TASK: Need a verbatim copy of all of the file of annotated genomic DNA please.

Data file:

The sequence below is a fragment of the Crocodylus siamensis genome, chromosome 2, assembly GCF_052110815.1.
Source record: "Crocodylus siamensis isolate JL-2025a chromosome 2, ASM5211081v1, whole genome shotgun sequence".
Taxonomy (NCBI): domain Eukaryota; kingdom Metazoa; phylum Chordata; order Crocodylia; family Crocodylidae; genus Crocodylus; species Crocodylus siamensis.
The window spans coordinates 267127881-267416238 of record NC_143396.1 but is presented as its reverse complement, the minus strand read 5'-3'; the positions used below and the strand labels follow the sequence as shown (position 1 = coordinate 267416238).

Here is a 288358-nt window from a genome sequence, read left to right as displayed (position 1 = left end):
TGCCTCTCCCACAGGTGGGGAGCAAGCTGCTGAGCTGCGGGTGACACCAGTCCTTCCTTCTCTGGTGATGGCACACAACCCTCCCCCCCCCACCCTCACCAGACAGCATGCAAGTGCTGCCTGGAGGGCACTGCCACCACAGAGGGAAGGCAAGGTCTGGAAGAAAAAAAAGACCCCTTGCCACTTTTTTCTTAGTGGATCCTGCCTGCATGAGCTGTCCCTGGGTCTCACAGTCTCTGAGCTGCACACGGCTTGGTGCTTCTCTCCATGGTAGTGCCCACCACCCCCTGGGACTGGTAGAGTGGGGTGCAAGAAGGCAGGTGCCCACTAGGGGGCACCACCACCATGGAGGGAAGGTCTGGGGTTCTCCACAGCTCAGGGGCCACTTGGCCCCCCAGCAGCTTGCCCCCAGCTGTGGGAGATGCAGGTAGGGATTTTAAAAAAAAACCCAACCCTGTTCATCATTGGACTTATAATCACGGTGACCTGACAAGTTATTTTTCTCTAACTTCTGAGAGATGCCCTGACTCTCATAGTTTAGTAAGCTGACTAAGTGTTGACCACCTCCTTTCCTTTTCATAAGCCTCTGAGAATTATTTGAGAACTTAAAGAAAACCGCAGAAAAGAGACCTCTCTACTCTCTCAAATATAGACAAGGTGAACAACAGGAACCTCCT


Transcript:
The sequence below is a fragment of the Crocodylus siamensis genome, chromosome 2, assembly GCF_052110815.1.
Source record: "Crocodylus siamensis isolate JL-2025a chromosome 2, ASM5211081v1, whole genome shotgun sequence".
Taxonomy (NCBI): domain Eukaryota; kingdom Metazoa; phylum Chordata; order Crocodylia; family Crocodylidae; genus Crocodylus; species Crocodylus siamensis.
The window spans coordinates 267127881-267416238 of record NC_143396.1 but is presented as its reverse complement, the minus strand read 5'-3'; the positions used below and the strand labels follow the sequence as shown (position 1 = coordinate 267416238).

Here is a 288358-nt window from a genome sequence, read left to right as displayed (position 1 = left end):
TGCCTCTCCCACAGGTGGGGAGCAAGCTGCTGAGCTGCGGGTGACACCAGTCCTTCCTTCTCTGGTGATGGCACACAACCCTCCCCCCCCCACCCTCACCAGACAGCATGCAAGTGCTGCCTGGAGGGCACTGCCACCACAGAGGGAAGGCAAGGTCTGGAAGAAAAAAAAGACCCCTTGCCACTTTTTTCTTAGTGGATCCTGCCTGCATGAGCTGTCCCTGGGTCTCACAGTCTCTGAGCTGCACACGGCTTGGTGCTTCTCTCCATGGTAGTGCCCACCACCCCCTGGGACTGGTAGAGTGGGGTGCAAGAAGGCAGGTGCCCACTAGGGGGCACCACCACCATGGAGGGAAGGTCTGGGGTTCTCCACAGCTCAGGGGCCACTTGGCCCCCCAGCAGCTTGCCCCCAGCTGTGGGAGATGCAGGTAGGGATTTTAAAAAAAAACCCAACCCTGTTCATCATTGGACTTATAATCACGGTGACCTGACAAGTTATTTTTCTCTAACTTCTGAGAGATGCCCTGACTCTCATAGTTTAGTAAGCTGACTAAGTGTTGACCACCTCCTTTCCTTTTCATAAGCCTCTGAGAATTATTTGAGAACTTAAAGAAAACCGCAGAAAAGAGACCTCTCTACTCTCTCAAATATAGACAAGGTGAACAACAGGAACCTCCT